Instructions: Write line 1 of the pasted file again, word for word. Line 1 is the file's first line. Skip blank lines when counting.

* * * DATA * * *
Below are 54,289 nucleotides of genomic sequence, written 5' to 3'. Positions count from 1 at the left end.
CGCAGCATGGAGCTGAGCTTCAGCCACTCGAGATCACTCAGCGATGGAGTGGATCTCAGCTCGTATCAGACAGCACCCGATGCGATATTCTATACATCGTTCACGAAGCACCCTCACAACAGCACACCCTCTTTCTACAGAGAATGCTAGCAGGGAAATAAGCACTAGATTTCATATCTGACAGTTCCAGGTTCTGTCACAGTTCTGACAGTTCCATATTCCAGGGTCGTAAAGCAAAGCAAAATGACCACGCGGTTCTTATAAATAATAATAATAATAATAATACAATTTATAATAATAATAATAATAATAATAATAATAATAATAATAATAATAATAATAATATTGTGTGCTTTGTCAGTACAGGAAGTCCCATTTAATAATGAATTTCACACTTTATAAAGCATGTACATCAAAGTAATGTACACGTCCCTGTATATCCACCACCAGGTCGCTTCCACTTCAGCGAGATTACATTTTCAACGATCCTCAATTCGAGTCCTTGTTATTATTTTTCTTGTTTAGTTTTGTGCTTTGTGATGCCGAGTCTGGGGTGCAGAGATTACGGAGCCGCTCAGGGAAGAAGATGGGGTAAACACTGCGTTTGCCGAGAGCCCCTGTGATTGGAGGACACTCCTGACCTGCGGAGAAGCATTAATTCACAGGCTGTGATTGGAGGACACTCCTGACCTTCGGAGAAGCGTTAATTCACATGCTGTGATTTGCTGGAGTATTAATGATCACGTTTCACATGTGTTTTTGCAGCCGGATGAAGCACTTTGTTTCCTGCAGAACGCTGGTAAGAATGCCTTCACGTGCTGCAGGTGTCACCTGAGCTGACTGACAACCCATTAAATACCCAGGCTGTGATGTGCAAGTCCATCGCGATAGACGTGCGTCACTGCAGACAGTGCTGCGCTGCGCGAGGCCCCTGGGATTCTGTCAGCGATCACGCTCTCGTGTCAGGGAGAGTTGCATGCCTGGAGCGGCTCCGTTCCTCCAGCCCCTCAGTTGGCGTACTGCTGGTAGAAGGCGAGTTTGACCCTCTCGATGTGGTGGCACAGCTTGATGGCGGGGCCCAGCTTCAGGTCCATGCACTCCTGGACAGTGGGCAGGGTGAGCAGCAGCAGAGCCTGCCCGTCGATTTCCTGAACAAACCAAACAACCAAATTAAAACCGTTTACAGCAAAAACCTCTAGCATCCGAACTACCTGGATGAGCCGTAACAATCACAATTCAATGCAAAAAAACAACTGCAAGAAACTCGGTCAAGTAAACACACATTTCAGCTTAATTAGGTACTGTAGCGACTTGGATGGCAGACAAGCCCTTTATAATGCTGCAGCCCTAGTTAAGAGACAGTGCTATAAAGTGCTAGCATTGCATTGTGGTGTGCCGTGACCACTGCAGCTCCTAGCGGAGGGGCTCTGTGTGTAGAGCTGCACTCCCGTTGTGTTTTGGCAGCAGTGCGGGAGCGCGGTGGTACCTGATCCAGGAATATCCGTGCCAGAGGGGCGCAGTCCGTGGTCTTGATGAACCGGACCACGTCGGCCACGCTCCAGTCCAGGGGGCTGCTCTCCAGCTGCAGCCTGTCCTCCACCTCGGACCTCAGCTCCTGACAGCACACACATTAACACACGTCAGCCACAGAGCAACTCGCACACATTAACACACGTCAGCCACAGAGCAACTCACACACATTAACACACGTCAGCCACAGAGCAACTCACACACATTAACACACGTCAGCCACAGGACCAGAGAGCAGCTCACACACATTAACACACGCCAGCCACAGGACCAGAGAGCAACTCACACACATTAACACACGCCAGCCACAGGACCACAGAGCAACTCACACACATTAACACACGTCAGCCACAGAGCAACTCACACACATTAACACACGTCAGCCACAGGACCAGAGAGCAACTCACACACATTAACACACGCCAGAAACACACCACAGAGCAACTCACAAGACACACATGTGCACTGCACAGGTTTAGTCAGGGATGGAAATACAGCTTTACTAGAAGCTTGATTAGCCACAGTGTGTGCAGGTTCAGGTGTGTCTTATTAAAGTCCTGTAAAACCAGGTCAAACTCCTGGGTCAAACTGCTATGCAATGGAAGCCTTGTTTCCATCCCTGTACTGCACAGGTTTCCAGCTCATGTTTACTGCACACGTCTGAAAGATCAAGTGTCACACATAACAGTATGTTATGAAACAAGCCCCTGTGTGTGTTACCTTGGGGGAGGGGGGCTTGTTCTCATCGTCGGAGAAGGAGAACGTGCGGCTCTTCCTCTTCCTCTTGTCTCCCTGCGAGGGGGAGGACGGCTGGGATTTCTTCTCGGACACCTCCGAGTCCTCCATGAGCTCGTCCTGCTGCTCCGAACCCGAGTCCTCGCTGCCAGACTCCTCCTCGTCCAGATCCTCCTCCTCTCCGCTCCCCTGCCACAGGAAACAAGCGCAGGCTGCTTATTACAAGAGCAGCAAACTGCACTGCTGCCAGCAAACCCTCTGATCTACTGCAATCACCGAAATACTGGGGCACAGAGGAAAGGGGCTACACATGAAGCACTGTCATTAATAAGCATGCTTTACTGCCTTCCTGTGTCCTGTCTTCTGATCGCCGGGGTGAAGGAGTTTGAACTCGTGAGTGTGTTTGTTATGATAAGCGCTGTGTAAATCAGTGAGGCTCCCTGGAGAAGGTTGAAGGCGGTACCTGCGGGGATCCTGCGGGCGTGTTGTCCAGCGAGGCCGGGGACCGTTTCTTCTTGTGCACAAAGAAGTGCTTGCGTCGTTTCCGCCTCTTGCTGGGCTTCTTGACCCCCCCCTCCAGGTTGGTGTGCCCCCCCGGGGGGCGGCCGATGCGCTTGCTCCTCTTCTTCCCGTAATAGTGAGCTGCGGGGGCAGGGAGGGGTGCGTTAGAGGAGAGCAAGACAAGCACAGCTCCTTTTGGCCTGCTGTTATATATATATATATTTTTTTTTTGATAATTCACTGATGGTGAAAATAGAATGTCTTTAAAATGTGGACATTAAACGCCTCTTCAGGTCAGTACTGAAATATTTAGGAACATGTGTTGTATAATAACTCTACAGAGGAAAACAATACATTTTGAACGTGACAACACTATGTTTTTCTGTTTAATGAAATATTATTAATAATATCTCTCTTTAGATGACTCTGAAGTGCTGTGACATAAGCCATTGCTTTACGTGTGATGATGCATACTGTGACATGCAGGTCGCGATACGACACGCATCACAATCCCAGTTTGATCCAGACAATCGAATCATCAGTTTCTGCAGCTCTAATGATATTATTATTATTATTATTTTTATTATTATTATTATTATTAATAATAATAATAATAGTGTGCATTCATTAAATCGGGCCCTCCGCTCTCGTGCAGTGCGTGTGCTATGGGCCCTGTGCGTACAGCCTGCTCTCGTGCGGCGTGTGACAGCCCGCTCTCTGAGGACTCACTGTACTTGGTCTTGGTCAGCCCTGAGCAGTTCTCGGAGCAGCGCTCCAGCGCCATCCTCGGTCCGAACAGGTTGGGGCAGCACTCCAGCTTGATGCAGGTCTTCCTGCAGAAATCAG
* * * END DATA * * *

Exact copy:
Below are 54,289 nucleotides of genomic sequence, written 5' to 3'. Positions count from 1 at the left end.